But all those episodes are just fillers for the main theme. Which is not even gambling, it's LOVE! Joe and his piano player both fall desperately for two women they've just met. In fact, once the siege is over, both of them will propose to their new found loves. So instead of hard-boiled gangster pulp novel, this turns into incredibly cheesy (see 'cool lines' section) and at times hilariously funny romance crap. Too bad.



Joe Martin, owner of the Rainbow's End casino. Or is it maybe Sprig, his tough right-hand man?

One of the richest, most exclusive playlands on this earth is a strip of U.S. highway just outside Las Vegas, Nevada.

Body count: 3

Sunny Guido - "I'd trade my casino for her!" [Fatale]

None, even though Joe is on the verge of collapse all the time during the siege. Pulls it off because in between the sessions Sunny takes good care of him (even fucking him twice!).

Bad-ass gambler Bello requests that casino lifts the limit on betting and Joe - as a fellow high roller - is unable to reject his request since not respecting such unwritten rules would ruin his reputation. I know, I know - I told you I've found the whole concept silly...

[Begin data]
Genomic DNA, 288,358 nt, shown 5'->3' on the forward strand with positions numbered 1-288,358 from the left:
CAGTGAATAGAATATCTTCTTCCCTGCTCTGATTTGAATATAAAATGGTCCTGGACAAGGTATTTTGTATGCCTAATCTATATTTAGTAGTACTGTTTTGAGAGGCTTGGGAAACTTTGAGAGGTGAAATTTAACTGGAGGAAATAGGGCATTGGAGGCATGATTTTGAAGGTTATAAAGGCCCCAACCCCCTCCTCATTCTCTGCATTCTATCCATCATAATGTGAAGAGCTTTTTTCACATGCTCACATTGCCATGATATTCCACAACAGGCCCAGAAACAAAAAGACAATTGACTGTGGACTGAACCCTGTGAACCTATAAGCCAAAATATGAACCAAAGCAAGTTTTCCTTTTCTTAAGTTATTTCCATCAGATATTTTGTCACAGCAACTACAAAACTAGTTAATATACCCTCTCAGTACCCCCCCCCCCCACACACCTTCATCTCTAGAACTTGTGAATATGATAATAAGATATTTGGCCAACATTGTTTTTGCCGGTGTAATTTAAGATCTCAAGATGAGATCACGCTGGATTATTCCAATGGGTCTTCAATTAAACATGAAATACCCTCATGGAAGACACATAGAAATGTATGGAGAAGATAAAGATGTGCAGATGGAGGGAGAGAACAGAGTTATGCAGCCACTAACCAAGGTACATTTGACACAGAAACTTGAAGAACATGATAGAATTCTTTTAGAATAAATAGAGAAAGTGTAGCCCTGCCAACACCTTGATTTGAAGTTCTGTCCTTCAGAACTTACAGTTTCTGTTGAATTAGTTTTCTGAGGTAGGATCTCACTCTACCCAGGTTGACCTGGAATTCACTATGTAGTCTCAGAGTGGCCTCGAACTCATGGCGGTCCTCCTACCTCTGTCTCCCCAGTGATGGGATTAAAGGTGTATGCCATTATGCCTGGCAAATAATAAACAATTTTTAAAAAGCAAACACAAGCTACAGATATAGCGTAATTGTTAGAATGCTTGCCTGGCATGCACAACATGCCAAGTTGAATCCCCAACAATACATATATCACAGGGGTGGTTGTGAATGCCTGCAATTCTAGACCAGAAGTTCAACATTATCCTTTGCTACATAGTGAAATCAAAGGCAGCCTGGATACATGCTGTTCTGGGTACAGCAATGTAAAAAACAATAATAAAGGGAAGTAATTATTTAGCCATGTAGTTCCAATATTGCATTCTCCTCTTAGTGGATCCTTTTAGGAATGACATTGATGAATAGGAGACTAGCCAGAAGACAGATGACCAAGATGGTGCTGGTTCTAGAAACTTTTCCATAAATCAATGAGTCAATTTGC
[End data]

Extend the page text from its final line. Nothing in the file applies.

Guy in front is definitely Bello, girl is most likely Dee (an exquisite young girl ... with large breasts and rounded hips ... in a dazzling white blue-sequined cocktail dress ... looking sexy) and my guess is that a guy standing in the dark behind her is Sprig since (a) he's a guy who operates from the background and (b) Joe is probably standing at the other end of the crap table facing Bello.

Girl's face looks a bit strange but otherwise it's quite nice illustration. Credited to R.B. Farrell (for whom Google has never hear of btw)

Notable cover blurbs: 
"Sex, sadism and action." by Washington Star.

Pretty funny what was considered sexy and sadistic 50 years ago...
Cool lines
No witty, snappy one-liners in this one I'm afraid. There's occasional cool slang, mostly related to gambling but I'll remember this one for some truly corny dialogs that made me laugh my ass off. Chapter 20 is simply brilliant! Here it is, a bit condensed:

"And is it?"
"I thought so for a while."
"Don't you know?"
He looked at her. "I'm wondering."
"This is better," he said.
"Much better."
"I feel alive again."
"So do I."
"Please say it out loud."
The word offended her. "Joe-"
She whispered: "I love you."
"It sounds beautiful, Joe!"
"It sounds insane. But I want to do it...Why are you crying?"
"I'm not - it's just - I'm so happy!"
His voice was warm. -"I'm happy, too. I'm not sure I've ever been happy before - really happy."
[They start fucking now. Ups, sorry - they are making love!]
"What's the matter?"
"Nothing, darling."
"No, everything's lovely"
"Oh, Joe-"
"I love you," he said. "God help me, Sunny, I love you, I really love you."
"I love you, too!"